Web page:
It would be difficult to add to the collective weight of the earlier Blue Book; but the two later volumes, though there is, perhaps, nothing absolutely new in the evidence they furnish, are so striking in their exhaustive details that any review of the former would be incomplete unless supplemented with at least some brief notice of them.

Indeed, nothing could be more calculated to make an energetic people, lulled into dangerous slumbers by a long period of unchallenged supremacy, alive to the signs of the times' than the bare facts, the terse, categorical narrative of Mr. Worthington's reports read in the flashlights of British Trade Methods. They are the parables of commercial wisdom and energy—they tell a foreign story of gain with an English meaning of loss.

Moreover, quite apart from all other considerations, the magnitude of British financial interests in Argentina makes anything and every

See the Nineteenth Century, December 1898, 'Neglecting our Customers.'

thing bearing on our trade relations with that and the adjoining Republic of special concern to this country.

But to come to the parables. In the supply of the woven and spun fabrics, the cotton goods and woollen, the iron and steel, the rails and railroad iron, the engines, the building materials, the hardware, the cutlery, the candles, the beer, and many another necessity of civilised life imported by Chile and Argentina--in all these Great Britain (when challenged at all) has held the lead well ahead of every other country.

Where does British trade now stand in these markets? With a growing demand in the world at large British supply is said to be falling off, or ‘is sorely pressed.' And in the Republics of Chile and Argentina 'the general trend is in the direction of our losing more and more ground’; there, too, are to be found a diminished demand for British goods, and foreign articles successfully established and winners of the market.

Chilian men, like their Argentine neighbours, clothe themselves in German and Italian and American goods and trouserings of every sort and kind-cotton drills and cords, wool and worsted cloths. They wear German, Spanish, and Italian shirts; and find their taste best suited with socks and stockings from the Continent. And though they wear English straw hats as much as Continental, their soft felt hats are mostly of Austrian and Italian make.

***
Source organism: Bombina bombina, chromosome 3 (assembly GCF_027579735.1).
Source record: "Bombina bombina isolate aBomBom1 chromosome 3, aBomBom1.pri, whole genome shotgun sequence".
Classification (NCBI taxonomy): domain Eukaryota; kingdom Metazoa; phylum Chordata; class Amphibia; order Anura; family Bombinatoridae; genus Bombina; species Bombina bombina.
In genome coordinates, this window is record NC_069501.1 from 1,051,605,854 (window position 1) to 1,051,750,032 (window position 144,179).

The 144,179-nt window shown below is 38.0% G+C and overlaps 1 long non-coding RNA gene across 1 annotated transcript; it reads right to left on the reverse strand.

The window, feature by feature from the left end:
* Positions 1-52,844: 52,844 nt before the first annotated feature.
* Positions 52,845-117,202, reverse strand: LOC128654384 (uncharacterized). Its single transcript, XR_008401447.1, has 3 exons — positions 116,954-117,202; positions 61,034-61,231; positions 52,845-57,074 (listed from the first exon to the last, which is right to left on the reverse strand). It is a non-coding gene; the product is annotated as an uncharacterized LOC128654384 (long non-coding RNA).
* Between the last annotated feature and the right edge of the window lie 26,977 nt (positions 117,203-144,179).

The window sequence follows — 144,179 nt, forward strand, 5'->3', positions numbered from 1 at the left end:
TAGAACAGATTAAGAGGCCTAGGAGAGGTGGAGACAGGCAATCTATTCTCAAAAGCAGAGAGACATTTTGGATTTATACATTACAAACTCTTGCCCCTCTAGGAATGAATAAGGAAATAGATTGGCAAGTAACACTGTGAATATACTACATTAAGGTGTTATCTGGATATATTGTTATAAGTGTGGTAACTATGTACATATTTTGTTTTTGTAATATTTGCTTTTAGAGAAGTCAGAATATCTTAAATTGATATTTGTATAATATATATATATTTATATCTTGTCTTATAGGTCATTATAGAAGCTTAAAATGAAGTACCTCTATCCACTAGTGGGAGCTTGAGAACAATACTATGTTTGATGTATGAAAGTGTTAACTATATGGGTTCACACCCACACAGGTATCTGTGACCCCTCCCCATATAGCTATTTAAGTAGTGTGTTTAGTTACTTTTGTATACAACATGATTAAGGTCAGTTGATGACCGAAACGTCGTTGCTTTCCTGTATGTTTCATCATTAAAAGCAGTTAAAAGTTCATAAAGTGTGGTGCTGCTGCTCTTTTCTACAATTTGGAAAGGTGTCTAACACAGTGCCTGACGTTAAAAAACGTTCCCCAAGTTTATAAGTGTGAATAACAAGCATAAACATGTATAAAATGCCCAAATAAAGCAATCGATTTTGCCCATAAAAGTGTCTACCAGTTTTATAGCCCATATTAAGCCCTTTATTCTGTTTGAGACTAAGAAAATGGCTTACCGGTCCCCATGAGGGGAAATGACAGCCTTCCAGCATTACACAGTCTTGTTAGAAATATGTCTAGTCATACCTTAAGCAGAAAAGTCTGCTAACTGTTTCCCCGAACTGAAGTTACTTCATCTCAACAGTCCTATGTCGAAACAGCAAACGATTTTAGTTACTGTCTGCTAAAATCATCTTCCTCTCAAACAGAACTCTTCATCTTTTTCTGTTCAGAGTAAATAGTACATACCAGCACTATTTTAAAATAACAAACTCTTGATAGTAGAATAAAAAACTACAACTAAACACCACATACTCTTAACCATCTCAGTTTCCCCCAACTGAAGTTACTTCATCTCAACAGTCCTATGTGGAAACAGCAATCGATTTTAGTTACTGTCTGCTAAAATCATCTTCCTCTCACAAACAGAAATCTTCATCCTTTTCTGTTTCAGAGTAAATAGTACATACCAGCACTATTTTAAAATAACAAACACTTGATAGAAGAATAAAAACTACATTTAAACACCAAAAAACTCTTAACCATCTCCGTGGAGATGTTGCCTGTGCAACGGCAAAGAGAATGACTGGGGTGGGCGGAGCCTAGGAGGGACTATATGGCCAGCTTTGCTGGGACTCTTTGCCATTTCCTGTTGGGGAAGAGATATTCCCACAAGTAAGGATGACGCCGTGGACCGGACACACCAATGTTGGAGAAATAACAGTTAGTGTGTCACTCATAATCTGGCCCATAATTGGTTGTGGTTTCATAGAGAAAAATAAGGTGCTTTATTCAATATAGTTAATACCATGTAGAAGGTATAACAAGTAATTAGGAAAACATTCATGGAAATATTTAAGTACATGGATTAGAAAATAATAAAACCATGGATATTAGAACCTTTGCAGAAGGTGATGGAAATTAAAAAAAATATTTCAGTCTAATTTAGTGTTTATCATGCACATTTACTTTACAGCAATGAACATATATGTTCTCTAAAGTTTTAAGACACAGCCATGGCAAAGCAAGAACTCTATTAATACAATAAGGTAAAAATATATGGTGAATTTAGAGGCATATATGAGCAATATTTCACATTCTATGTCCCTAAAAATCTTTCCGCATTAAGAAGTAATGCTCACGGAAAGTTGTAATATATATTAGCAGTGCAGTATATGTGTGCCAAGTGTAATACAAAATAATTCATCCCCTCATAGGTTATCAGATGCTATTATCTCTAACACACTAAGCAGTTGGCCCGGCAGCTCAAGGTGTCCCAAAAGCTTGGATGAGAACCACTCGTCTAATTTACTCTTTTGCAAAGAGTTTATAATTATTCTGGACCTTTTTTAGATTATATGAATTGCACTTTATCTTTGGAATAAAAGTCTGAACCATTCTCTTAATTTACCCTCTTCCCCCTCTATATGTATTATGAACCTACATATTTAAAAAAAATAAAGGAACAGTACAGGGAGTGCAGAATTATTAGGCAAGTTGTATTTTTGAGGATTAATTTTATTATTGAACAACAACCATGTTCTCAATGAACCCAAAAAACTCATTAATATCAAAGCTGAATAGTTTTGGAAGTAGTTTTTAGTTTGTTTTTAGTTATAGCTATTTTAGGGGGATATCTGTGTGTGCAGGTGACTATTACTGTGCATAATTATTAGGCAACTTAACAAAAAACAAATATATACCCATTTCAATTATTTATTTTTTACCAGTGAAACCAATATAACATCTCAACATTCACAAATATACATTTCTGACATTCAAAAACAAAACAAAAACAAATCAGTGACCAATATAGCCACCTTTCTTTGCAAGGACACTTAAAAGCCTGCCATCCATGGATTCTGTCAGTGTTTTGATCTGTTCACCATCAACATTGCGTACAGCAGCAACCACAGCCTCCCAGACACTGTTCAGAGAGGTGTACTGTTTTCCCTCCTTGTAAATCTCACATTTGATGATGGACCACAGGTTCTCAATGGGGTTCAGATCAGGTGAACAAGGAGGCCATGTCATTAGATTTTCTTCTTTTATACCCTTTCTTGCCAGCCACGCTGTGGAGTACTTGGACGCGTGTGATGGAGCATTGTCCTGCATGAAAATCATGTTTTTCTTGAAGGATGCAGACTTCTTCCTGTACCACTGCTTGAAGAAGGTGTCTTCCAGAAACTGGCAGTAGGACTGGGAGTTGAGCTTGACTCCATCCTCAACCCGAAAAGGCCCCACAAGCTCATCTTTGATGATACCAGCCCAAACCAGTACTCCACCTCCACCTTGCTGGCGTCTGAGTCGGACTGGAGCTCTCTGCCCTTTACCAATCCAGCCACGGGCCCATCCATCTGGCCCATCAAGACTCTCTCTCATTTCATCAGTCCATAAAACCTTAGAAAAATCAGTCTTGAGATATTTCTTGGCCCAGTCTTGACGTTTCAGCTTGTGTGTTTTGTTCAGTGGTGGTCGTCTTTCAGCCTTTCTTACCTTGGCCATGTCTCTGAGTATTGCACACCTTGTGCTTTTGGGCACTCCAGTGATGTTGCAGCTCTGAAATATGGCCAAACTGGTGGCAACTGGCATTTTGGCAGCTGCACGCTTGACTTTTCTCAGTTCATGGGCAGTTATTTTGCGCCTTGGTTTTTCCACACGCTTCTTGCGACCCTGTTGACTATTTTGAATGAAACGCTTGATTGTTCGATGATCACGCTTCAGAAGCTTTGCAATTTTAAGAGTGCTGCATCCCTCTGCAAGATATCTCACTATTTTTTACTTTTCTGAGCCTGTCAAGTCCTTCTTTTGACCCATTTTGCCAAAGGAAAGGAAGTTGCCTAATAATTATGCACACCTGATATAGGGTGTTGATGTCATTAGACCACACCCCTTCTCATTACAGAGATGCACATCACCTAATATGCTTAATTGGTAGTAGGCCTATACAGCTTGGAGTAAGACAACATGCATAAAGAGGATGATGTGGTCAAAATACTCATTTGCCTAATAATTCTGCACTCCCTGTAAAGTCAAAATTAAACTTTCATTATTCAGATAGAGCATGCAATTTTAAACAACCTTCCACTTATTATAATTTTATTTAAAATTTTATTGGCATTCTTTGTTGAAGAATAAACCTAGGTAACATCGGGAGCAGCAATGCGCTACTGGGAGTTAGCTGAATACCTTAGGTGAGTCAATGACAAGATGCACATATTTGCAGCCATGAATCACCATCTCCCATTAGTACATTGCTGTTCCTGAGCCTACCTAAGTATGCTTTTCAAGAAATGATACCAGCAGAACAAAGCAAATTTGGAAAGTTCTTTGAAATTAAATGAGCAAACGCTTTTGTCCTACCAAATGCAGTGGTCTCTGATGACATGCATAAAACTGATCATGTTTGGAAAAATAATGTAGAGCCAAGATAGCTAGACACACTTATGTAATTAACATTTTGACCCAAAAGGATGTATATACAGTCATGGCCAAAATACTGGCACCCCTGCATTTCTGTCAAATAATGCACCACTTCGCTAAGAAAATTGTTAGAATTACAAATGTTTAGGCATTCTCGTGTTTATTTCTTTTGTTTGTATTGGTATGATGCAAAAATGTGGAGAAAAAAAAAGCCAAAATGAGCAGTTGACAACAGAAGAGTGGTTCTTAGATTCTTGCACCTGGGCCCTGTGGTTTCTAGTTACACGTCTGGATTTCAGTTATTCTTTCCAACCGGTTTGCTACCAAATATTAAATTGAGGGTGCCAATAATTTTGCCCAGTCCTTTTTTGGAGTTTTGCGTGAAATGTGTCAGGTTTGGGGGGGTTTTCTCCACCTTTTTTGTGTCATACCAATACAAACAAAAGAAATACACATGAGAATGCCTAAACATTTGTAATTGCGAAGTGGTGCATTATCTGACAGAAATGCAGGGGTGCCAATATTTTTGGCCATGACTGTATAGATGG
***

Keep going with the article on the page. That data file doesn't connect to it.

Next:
As for the women of Chile, they go clad in German serges and German nun's veilings and gowns of other Continental goods, cut out with German scissors, pinned with German pins, stitched with German needles threaded with German cotton, made with German sewing-machines, fastened with German hooks and eyes, and set off with Swiss and German laces. And when they betake themselves to embroidery, it is German wool with which they exercise their skill.

In German blankets the Chilians sleep; they wash in German basins with water poured out of German ewers; and barbers cut their hair with German barbers' scissors. Belgian candles, and electricity the produce of electric plant from the United States, supply them with artificial light. Like the Argentines, who curtain and upholster their rooms with stuffs from France and Germany, fastened and looped and finished with Italian bands and tassels, because English goods are too dear, they glaze their windows with Belgian and German window-panes, look at themselves in French and German mirrors, and hang their walls with German and French papers.